In addition, you can use the word “mendokusai” (めんどくさい) to express that something is bothersome or troublesome. This can be used in various situations, such as when someone is asking for a favor or when you have to do something you don’t want to.

Common Mistakes to Avoid

Learning a new language can be challenging, and it’s natural to make mistakes along the way. However, when it comes to translating the word “annoying” into Japanese, there are some common errors that learners tend to make. Here are a few mistakes to avoid:

Common Mistake Correction
Using the wrong word order In Japanese, the adjective usually comes before the noun, so make sure to say “annoying thing” instead of “thing annoying”.
Mistranslating “annoying” The word “annoying” can have different connotations in English, so be careful not to confuse it with similar words in Japanese like “irritating” or “frustrating”.
Using informal expressions in inappropriate situations Japanese has different levels of politeness, so make sure to use the appropriate expression depending on the context and the person you’re talking to. Using informal expressions in formal situations can be considered rude.

By avoiding these common mistakes, you can ensure that your Japanese expression of annoyance or irritation is clear and accurate.

Practical Examples in Conversations

Now that you know how to say “annoying” in Japanese, it’s time to explore some practical examples of using the word in conversations. Here are a few dialogues that can help you get started:

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English Japanese
You’re always so loud. It’s really annoying. いつもうるさい。本当にイライラする。
Can you stop tapping your feet? It’s driving me crazy. 足を踏み鳴らすのをやめてもらえますか?気が狂いそうです。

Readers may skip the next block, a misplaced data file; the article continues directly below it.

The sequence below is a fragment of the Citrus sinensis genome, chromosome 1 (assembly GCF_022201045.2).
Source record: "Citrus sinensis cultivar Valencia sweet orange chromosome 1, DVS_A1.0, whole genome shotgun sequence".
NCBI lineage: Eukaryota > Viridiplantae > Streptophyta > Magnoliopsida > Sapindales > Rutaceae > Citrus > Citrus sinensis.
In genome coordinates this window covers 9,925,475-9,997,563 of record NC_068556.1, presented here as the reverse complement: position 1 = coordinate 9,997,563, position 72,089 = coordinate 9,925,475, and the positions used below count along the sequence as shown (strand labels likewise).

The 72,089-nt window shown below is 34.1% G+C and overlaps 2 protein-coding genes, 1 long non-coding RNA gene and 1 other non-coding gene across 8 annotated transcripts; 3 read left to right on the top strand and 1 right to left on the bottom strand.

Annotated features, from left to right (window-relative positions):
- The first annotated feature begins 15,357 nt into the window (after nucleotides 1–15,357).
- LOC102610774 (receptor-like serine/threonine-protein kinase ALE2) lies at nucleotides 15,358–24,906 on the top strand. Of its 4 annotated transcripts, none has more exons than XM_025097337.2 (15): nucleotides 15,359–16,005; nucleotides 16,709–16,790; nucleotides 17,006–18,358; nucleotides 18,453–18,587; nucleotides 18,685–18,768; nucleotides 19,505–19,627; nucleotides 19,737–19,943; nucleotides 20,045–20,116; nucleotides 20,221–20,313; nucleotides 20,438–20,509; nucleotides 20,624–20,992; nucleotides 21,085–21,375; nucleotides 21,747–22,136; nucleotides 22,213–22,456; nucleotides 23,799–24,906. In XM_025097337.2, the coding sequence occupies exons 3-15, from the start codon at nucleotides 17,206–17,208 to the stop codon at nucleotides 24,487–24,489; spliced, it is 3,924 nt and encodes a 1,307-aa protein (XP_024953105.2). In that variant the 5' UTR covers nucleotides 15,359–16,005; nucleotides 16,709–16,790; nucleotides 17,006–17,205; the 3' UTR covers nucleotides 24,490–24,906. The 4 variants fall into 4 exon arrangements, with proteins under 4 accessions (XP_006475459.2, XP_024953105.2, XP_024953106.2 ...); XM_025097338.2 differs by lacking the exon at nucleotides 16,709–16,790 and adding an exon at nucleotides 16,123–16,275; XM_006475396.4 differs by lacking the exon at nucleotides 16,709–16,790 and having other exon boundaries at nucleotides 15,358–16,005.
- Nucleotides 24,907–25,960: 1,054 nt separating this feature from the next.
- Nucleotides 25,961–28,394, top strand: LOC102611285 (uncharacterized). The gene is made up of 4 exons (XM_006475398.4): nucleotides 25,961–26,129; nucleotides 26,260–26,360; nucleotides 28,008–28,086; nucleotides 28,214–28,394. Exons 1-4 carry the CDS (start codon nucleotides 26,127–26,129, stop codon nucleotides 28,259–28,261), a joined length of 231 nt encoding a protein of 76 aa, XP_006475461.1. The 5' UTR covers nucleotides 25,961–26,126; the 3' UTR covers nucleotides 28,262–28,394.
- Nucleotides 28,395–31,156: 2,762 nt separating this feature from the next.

I hate how she’s always interrupting me. It’s so irritating. 彼女がいつも邪魔をしてくるのが嫌いだ。本当にイライラする。

As you can see, “annoying” and other related words can be used to express frustration and irritation in various situations. It’s essential to understand the context and tone of the conversation before using these words, as they can seem rude or impolite in certain circumstances.

Using “Annoying” with Caution

When using the word “annoying” in Japanese conversations, it’s crucial to be cautious and respectful. In many cases, it may be better to use a more polite and indirect phrase such as “chotto muzukashii” (a little difficult) or “motto shizuka ni shite kudasai” (please be quieter).

Remember that language and culture are intertwined, and it’s always advisable to learn about the customs and expectations of a society before engaging in conversations. With that in mind, you can confidently use the word “annoying” in Japanese when it’s appropriate and necessary.


Congratulations, you have successfully learned how to say “annoying” in Japanese! By understanding the concept of annoyance in the Japanese language and mastering the essential phrases and related words, you can express irritation or annoyance in different situations.

Remember to avoid common mistakes like using literal translations and apply contextual understanding to ensure accurate communication.

Practice using the phrases and expressions in dialogues and conversations to reinforce your learning. With consistent effort and dedication, you can improve your Japanese language skills and become more fluent in expressing yourself in different situations.

So keep exploring and learning, and who knows, you might impress your Japanese friends with your newfound vocabulary and understanding of their culture. Best of luck in your language learning journey!


Q: What is the translation for “annoying” in Japanese?

A: The translation for “annoying” in Japanese is 迷惑 (meiwaku).

Q: How do I say “You’re being annoying” in Japanese?

A: To say “You’re being annoying” in Japanese, you can say 迷惑をかけている (meiwaku o kakete iru).

Q: Are there any other words for “annoying” in Japanese?

A: Yes, besides 迷惑 (meiwaku), you can also use words like 煩い (urusai) or 面倒くさい (mendoukusai) to express annoyance in Japanese.

Q: How can I say “This is so irritating” in Japanese?

A: To say “This is so irritating” in Japanese, you can say これはとてもイライラします (Kore wa totemo iraira shimasu).

Q: Are there any cultural nuances to be aware of when expressing annoyance in Japanese?

A: Yes, it’s important to be mindful of the Japanese concept of “wa,” which emphasizes maintaining harmony. Directly expressing annoyance or irritation may be seen as rude or disruptive to the harmony of the situation.